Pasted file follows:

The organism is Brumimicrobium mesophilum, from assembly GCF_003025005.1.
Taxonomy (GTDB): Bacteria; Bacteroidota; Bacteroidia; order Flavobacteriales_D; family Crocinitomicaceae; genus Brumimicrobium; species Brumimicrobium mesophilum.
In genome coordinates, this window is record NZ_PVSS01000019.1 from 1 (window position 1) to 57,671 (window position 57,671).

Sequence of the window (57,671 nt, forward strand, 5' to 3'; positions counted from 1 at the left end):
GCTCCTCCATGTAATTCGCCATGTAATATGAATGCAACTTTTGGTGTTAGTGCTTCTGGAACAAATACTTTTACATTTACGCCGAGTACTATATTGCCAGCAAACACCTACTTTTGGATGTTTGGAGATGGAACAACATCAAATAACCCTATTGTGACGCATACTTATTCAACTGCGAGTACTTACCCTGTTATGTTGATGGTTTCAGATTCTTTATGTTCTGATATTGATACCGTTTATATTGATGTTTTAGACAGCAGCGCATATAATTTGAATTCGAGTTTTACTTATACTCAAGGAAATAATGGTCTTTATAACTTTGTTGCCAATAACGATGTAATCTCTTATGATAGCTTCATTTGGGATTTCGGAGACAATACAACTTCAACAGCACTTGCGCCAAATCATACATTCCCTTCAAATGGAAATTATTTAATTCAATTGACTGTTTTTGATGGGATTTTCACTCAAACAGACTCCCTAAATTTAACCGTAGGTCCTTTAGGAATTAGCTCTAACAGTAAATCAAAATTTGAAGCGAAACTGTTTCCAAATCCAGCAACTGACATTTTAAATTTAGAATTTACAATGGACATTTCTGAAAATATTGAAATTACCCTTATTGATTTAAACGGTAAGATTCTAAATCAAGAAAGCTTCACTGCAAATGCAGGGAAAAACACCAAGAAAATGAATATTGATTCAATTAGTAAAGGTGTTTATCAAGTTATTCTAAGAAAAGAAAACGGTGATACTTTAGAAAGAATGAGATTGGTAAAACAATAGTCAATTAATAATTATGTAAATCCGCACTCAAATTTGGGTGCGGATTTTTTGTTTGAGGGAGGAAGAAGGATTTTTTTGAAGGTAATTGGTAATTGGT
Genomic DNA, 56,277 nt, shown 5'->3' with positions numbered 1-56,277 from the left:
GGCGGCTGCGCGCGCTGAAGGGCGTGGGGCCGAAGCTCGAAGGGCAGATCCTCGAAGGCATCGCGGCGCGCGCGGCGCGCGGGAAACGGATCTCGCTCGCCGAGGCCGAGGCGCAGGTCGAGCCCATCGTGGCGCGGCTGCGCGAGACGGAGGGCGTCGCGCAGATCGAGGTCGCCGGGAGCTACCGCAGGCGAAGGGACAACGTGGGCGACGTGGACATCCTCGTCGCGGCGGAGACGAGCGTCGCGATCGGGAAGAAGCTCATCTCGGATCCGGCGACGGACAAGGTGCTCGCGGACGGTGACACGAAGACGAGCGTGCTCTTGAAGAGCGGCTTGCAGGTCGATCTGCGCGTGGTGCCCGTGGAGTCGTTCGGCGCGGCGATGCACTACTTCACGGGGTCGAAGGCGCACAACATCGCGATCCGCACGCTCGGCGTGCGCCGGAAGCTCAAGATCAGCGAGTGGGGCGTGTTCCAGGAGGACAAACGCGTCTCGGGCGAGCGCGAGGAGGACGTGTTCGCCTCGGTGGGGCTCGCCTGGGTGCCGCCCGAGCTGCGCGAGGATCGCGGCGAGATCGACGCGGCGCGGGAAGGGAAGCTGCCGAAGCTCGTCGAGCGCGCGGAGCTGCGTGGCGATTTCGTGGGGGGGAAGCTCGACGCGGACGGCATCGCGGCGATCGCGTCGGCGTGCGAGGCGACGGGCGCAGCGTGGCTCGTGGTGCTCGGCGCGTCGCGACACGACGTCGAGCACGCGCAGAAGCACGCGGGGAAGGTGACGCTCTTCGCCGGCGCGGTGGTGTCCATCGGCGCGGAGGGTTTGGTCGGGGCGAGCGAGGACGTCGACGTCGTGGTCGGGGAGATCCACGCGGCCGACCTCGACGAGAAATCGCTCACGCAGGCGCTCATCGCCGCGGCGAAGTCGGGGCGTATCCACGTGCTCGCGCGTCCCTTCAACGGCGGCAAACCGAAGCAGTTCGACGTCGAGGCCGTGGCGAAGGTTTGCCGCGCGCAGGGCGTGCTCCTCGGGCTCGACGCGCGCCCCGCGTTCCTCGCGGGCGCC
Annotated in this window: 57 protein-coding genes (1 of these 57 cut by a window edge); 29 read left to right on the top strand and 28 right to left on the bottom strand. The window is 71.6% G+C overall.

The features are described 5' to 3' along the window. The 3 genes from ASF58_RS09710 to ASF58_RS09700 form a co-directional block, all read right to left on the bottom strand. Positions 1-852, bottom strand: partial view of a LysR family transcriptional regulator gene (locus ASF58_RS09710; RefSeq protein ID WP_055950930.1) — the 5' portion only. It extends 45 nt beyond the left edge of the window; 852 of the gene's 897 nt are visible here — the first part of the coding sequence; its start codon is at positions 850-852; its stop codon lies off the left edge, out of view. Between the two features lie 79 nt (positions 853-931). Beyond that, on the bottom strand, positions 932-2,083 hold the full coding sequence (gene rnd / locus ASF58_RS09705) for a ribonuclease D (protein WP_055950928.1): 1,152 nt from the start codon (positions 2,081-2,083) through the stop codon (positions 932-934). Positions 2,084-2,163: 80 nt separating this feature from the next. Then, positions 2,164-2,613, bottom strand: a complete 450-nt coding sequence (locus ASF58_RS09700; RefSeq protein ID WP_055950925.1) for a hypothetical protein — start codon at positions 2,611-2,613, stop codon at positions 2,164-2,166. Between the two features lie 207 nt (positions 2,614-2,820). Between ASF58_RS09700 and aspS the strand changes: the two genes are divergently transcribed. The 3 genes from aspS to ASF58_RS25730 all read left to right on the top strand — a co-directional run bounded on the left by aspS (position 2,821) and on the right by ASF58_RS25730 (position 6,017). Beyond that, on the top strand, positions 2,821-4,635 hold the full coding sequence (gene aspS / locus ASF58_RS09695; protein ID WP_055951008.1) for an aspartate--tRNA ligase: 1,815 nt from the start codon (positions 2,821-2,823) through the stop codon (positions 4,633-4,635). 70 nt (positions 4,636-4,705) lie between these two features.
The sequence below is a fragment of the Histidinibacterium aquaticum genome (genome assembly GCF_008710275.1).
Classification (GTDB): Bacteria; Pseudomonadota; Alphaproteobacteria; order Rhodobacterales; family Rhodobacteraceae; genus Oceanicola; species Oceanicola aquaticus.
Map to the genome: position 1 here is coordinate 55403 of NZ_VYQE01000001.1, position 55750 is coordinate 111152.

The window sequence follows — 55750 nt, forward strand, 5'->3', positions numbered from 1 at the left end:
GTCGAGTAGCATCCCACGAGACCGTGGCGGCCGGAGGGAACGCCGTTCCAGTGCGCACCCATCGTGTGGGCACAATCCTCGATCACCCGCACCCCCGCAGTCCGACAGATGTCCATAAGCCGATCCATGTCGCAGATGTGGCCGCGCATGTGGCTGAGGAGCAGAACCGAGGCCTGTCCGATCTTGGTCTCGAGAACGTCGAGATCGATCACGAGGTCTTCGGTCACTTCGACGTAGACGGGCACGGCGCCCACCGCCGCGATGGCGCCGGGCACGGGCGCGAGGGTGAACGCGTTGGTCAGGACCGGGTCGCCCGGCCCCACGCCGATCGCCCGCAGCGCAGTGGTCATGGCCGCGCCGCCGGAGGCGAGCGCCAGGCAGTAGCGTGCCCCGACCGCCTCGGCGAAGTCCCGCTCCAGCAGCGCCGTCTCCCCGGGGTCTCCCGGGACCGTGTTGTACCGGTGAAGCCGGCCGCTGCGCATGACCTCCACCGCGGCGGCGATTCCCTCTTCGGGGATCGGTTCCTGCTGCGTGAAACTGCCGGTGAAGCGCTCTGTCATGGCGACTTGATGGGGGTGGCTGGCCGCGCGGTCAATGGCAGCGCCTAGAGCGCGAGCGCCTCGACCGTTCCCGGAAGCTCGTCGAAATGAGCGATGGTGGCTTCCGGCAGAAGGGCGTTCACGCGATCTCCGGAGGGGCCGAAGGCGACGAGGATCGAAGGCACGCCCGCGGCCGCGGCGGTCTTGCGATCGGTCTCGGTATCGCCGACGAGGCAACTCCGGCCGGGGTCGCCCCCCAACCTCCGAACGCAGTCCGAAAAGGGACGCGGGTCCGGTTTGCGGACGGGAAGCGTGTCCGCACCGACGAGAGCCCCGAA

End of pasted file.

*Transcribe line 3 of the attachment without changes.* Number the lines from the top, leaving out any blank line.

In genome coordinates, this window is record NZ_PVSS01000019.1 from 1 (window position 1) to 57,671 (window position 57,671).